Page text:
- Ancestors Circle 8:58
- Midnight Loom 21:50
- Deadwood 7:33
- Broken Town 10:37
- Hope 5:00
- Later Phase 11:45
- Moon and Star 7:26
Midnight Moon is a 70 minute-plus collection of haunting, minimal, deep-of-the-night, mood-drenched pieces. This is the release on which Steve began exploring his own style of atmospheric, processed guitar-based zones, approaching the instrument as a new tool to create quietly moving moodscapes. An album of meditations on solitude and quiet introspection.
Touching the ineffable, this music presents a meditation on solitude and quiet isolation. Atmospheric music in the true sense of the word. This slow swirling lattice of smokey melodic-harmonic patterns rises and falls out of the silence which becomes an equal component with the music. Midnight Moon will appeal to anyone who has appreciated the purely atmospheric side of Roach’s influential style over the last two decades.
ALTERNATIVE PRESS: “From the very start, listening to Midnight Moon is like being born into a dark dream, a floating void of pre-existence . . . This chilling terrain is not without a haunting essence of something human lurking in its folds and shadows. Rife with mood and substance, Midnight Moon is the ultimate in melancholy space music, representing some of Roach’s most enigmatic and intuitive music to date. – Mark Burbey”
More about the album
A stunning recording of quietly moving soundworlds, Midnight Moon is a 70 minute-plus collection of haunting, minimal, deep-of-the-night, mood-drenched pieces. The recording was conceived in 1998 when Steve began to explore his own style of atmospheric, processed guitar-based zones, approaching the instrument “with a beginner’s mind, the Tabula Rasa, or clean slate.” Steve comments, “I set off with no technical understanding or desire to develop in any sense of a conventional guitar player.
“With this recording, I feel I am entering into a psychological landscape that is difficult to describe without characterizing it as ‘dark’ or ‘mysterious.’ I feel the metaphor of entering a vast cave is fitting, the sensation of going into new areas that pull you deeper and then deeper again. In that sense, it’s really about exploring your unconscious creative landscape through the music, as if the sound becomes the illumination of this process, like the subdued glow of a single torch flickering against cavern walls that have never been lit before.
“During and after the recording of Dust To Dust, Roger King would leave his guitars in the studio. At a certain point, the impulse to pick up the instrument simply occurred. Up to that point, it was a foreign object. I started to explore and feel my way in the dark with the instrument, actually playing with very little light in the studio to enhance the exploratory state of mind. All the pieces were created in the late-night, early-morning hours at a time when I was clearly hovering in a hypnogogic state. Over time, I continued to discover and revisit the place that became Midnight Moon. I used the guitar as I do with all the instruments that I am drawn to, creating my own language and approach that serves the music in a directly intuitive way.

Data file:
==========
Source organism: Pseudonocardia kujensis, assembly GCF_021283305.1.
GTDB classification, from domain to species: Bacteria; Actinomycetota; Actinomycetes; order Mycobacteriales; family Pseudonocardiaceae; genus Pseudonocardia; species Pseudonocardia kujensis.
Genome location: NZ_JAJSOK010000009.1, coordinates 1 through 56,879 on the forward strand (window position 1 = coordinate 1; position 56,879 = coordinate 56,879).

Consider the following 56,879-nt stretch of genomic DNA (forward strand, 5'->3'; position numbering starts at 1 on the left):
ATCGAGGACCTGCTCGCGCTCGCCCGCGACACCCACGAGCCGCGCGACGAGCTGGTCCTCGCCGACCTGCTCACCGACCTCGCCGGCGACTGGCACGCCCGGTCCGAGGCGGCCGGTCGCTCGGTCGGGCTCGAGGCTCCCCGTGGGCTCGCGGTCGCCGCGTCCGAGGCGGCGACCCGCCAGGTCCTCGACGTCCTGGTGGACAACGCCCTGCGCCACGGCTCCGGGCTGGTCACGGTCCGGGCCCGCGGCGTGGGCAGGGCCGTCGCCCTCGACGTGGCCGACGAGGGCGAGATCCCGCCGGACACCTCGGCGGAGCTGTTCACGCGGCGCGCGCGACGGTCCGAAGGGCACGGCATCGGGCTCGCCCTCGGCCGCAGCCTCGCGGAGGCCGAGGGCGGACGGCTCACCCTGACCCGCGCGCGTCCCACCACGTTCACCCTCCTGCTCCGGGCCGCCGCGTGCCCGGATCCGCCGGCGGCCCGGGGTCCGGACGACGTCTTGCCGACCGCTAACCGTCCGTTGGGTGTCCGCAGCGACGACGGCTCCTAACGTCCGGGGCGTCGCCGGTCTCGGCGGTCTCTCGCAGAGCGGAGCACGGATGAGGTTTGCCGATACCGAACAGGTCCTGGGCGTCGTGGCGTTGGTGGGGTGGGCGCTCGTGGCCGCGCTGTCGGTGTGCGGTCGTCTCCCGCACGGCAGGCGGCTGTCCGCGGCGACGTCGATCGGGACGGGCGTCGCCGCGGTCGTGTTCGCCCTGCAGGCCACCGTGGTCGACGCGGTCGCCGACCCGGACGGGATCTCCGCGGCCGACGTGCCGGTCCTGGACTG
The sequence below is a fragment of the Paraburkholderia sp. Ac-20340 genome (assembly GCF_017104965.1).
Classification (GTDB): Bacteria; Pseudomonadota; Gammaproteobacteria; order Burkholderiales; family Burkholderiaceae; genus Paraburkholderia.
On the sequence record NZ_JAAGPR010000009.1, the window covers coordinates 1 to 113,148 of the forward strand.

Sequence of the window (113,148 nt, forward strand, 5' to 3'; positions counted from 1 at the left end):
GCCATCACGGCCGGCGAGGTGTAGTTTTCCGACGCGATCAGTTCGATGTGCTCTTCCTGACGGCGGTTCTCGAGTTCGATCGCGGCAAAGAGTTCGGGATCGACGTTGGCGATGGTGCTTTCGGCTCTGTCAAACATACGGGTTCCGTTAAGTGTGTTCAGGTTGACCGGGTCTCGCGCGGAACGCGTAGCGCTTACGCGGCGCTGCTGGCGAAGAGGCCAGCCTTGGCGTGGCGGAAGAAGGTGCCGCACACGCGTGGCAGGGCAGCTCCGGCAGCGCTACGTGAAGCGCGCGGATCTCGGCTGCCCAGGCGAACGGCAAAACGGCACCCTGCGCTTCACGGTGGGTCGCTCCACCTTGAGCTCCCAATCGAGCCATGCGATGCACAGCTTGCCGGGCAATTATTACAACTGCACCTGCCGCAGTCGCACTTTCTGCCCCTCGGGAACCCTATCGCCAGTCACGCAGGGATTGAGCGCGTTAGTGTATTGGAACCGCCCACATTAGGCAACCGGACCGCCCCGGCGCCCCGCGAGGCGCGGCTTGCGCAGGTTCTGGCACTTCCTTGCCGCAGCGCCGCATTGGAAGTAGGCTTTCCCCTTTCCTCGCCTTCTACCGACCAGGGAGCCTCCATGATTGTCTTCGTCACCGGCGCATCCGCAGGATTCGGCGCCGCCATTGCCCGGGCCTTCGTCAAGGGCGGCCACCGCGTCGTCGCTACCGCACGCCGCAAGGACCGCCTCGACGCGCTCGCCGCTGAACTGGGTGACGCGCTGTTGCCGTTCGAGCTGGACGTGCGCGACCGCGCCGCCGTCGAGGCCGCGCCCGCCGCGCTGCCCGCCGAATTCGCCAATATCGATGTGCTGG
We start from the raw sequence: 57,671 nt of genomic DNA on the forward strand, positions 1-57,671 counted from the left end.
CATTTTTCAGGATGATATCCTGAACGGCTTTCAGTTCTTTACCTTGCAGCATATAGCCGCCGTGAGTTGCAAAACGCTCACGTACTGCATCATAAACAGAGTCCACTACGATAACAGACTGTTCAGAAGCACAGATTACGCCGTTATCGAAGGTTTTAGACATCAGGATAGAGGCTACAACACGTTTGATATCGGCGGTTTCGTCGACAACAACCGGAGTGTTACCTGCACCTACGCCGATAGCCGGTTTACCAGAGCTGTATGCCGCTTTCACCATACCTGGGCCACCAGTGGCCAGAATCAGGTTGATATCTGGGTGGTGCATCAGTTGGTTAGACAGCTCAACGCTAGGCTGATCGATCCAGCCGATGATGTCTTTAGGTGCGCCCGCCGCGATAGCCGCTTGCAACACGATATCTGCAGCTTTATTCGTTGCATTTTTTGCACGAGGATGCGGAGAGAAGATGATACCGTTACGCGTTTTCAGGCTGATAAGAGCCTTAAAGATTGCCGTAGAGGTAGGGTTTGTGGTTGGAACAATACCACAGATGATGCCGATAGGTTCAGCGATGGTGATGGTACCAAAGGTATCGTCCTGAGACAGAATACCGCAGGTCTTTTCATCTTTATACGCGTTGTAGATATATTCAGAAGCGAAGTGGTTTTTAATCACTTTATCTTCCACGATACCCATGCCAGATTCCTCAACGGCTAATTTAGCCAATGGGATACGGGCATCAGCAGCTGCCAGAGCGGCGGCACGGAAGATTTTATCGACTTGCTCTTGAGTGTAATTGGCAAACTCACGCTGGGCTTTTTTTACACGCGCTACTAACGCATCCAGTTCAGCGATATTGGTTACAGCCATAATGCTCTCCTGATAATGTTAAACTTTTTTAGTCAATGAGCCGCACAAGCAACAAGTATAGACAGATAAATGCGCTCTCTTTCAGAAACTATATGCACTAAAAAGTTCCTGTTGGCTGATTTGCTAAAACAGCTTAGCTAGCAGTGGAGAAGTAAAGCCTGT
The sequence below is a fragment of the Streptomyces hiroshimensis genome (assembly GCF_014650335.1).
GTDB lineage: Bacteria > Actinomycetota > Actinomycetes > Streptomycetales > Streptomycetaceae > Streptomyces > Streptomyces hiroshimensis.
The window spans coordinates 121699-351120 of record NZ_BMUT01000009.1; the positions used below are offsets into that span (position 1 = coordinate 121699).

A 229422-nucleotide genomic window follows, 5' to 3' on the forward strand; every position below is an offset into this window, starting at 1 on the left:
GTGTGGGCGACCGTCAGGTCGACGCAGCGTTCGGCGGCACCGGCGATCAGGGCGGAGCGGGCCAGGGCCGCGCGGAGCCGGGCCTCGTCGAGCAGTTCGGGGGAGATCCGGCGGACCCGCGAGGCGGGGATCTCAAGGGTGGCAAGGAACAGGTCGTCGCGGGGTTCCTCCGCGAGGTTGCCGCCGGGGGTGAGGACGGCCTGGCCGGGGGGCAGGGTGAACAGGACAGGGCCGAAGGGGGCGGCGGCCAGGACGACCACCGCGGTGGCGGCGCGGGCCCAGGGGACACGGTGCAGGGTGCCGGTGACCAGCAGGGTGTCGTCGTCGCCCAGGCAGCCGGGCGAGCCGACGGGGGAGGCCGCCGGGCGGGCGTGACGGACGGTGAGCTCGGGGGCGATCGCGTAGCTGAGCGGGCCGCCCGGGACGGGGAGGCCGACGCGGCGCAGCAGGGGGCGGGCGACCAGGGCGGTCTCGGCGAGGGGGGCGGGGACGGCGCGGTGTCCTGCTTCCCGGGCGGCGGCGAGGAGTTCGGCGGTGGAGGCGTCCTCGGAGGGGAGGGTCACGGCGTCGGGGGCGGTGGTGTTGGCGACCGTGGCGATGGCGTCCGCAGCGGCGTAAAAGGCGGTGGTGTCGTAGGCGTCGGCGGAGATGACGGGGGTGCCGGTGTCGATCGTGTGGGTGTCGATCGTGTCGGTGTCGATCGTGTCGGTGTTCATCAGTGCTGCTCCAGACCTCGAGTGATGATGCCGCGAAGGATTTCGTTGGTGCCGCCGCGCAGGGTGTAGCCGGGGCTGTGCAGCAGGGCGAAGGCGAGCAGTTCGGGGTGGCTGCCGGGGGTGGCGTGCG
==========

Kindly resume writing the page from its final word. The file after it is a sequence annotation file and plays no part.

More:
“After two decades of using synths as the main foundation for my soundworlds, the guitar proved to be a stimulating way to approach these soundworlds I live within. Midnight Moon captures an atmosphere I know I will never access again, since the magic was in the discovery. I simply managed to record the process as it was unfolding. Working with some great textural guitar players over the years, such as Suso Saiz, David Torn and Jorge Reyes, also fed the fire that was burning quietly to do this type of project; the difference being I was thinking of a collaboration with a guitarist rather than playing the instrument myself.”
In the end, it is the music that always matters. After extensive looping and processing, the sound has an indigo hue, often beyond recognition of what the original source could have been. The result is one of pure introspection, offering a perfect flow of mood-altering soundworlds for infinite repeat-mode playback. In a world obsessed with categorizing all aspects of artistic expression, Midnight Moon is another offering to the unnamed, ineffable realm of pure ambient – atmospheric music, one that Steve Roach expresses with quiet nobility.
Reviews Editor –
While Steve Roach is well known for his prolific output of moody tribal trance recordings, and numerous collaborative works with ambient artists such as Robert Rich, Vidna Obmana and Michael Stearns, Midnight Moon is a bit of a departure. Roach explores new ground on Midnight Moon largely through his choice of instrumentation, although the finished work remains in a familiar soundscape vein. After two decades of recording with synthesisers as his main instrument, Roach chose to pick up the guitar for Midnight Moon, and has achieved some interesting loops and textures that veer in a fresh sonic direction. The resulting pieces are quiet, slowly shifting clouds of sound, heavily processed electric guitar and fretless bass sounds that unfold in thick layers. The album has a beautiful simplicity about it, revolving around a limited but interesting palette of sounds that Roach has gently coaxed from instruments more known for their volume and complex harmonic interplay. “Midnight Loom” is a 22-minute track composed of lengthy overlapping loops, reminiscent in feel to Fripp and Eno’s Evening Star album. Other material on the album visits similar territory as the instrumental tracks on David Sylvian’s classic Gone To Earth. A perfect album to sink into, and let yourself be drawn into the evocative ebb and flow of sound. -David S. Faris